Op. Cit.

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Where there are several sisters of a family, they are all regarded as the wives of the man who marries the eldest of them. He may, if he chooses, waive his right in favor of his younger brother, with the consent of the father of the girls. If a family contained four girls and a man took the two eldest, but permitted his younger brother to marry the third, the youngest daughter thereby also becomes the wife of the younger brother, and the older brother cannot claim any right to her. When a man dies his wives pass to his younger brother or to the man who stands nearest to him in the relation of margara [younger cousin]. This man marries the widow and adopts the children.2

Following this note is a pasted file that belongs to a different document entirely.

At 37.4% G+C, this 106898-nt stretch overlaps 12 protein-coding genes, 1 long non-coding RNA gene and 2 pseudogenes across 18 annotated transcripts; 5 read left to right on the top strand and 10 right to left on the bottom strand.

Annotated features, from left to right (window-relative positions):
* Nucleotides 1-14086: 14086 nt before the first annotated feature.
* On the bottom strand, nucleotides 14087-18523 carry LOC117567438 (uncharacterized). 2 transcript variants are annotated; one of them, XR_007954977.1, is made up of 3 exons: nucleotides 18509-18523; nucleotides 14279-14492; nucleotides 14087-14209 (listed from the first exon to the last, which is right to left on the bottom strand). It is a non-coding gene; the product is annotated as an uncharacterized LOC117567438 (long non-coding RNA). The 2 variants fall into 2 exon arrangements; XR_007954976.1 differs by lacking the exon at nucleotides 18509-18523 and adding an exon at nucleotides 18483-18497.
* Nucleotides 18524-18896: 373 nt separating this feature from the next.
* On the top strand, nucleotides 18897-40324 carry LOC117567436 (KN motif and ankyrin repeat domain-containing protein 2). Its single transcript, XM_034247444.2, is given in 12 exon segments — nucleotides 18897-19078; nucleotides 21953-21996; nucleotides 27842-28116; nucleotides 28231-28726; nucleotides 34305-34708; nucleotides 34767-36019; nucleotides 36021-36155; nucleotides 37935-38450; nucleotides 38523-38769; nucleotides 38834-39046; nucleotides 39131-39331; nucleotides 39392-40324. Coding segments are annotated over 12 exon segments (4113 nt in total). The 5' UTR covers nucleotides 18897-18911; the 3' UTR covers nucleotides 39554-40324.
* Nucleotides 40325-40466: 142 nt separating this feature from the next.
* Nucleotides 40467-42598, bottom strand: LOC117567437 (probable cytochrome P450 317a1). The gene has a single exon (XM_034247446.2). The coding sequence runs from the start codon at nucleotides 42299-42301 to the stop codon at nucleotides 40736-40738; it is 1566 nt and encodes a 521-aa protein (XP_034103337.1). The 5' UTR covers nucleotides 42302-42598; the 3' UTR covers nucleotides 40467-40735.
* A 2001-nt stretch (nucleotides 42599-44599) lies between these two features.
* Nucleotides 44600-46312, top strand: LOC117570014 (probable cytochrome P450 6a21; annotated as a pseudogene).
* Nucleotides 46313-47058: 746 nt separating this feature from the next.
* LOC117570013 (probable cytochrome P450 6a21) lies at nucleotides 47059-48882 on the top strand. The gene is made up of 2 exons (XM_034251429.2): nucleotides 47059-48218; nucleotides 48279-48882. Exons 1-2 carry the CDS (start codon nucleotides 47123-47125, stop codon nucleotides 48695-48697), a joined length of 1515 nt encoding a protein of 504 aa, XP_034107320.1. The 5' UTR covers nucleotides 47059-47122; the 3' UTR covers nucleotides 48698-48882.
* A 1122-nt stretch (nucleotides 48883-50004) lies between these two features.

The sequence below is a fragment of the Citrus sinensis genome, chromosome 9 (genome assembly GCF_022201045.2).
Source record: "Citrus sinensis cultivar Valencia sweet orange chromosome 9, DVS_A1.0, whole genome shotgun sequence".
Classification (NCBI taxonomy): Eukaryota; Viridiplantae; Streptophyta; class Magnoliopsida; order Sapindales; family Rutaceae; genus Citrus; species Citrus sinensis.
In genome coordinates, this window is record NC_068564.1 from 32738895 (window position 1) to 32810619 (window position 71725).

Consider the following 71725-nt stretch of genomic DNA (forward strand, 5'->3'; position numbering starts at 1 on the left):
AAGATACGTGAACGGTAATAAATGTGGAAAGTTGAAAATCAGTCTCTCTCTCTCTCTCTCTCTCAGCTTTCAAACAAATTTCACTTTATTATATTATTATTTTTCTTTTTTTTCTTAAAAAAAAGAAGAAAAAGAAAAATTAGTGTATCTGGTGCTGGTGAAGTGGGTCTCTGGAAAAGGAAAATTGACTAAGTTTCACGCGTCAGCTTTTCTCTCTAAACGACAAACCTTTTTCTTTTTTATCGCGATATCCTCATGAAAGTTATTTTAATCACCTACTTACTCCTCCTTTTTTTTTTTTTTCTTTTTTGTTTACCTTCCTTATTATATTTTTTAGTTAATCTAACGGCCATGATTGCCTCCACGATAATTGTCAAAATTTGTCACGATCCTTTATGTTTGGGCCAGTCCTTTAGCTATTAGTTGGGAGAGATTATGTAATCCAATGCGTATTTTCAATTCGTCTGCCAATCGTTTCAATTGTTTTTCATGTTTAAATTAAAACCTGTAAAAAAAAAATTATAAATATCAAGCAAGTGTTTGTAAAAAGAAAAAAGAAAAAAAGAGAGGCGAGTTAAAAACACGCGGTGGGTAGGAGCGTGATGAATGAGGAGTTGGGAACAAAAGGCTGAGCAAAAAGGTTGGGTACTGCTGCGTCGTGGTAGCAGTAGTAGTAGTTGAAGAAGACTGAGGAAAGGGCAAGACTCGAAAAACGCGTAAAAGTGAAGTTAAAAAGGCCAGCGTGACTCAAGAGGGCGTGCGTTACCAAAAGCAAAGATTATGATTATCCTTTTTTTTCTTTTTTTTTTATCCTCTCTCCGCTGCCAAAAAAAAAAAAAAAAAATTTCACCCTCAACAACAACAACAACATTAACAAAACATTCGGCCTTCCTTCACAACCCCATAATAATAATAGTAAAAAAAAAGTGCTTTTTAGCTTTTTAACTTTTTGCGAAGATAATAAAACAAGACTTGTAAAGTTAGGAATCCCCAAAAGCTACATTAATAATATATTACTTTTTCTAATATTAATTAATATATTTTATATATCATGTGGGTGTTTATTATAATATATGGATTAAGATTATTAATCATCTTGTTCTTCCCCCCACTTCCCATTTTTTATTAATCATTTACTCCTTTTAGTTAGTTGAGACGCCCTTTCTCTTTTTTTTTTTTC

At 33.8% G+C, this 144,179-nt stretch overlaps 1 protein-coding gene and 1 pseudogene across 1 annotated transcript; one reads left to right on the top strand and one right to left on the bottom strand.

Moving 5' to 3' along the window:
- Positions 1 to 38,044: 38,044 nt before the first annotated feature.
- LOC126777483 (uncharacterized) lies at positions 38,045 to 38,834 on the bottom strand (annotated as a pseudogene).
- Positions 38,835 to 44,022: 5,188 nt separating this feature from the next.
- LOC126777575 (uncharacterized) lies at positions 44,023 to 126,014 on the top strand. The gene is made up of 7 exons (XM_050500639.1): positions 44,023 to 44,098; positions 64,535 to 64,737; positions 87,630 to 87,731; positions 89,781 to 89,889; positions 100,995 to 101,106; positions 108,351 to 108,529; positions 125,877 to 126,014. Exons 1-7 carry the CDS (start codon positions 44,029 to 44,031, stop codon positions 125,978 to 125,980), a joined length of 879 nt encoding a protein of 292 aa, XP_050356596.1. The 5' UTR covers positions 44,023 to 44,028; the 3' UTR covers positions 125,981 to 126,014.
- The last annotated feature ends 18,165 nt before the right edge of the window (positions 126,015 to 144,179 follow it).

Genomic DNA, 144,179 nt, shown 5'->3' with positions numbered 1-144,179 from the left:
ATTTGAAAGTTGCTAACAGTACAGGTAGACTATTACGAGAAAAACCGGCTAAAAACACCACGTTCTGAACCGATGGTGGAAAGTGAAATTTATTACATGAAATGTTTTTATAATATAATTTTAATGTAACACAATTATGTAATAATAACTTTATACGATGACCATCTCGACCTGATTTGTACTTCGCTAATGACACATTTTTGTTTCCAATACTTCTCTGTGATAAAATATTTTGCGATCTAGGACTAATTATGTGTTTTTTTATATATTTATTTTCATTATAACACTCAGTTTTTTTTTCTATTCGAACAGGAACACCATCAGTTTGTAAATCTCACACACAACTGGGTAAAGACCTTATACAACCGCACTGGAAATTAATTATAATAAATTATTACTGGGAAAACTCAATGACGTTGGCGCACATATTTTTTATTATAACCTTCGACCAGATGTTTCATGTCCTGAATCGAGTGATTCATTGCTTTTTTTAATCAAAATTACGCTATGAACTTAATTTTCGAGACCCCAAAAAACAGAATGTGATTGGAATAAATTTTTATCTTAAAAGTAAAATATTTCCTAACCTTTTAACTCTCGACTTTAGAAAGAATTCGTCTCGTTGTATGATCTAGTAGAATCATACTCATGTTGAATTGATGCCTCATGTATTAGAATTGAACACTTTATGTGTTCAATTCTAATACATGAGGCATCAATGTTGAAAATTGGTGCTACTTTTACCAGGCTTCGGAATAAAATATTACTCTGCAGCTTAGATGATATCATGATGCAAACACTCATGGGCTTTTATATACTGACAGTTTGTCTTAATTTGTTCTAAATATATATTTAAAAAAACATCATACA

2Radcliffe-Brownn/an/an/an/an/an/a, , 158.

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Chicago: "Op. Cit.," Op. Cit. in Primitive Behavior: An Introduction to the Social Sciences, ed. Thomas, William I. (New York: McGraw-Hill Book Company, Inc., 1937), Original Sources, accessed July 21, 2019, http://www.originalsources.com/Document.aspx?DocID=N89JEUJ47HDJAJ7.

MLA: . "Op. Cit." Op. Cit., in Primitive Behavior: An Introduction to the Social Sciences, edited by Thomas, William I., New York, McGraw-Hill Book Company, Inc., 1937, Original Sources. 21 Jul. 2019. www.originalsources.com/Document.aspx?DocID=N89JEUJ47HDJAJ7.

Harvard: , 'Op. Cit.' in Op. Cit.. cited in 1937, Primitive Behavior: An Introduction to the Social Sciences, ed. , McGraw-Hill Book Company, Inc., New York. Original Sources, retrieved 21 July 2019, from http://www.originalsources.com/Document.aspx?DocID=N89JEUJ47HDJAJ7.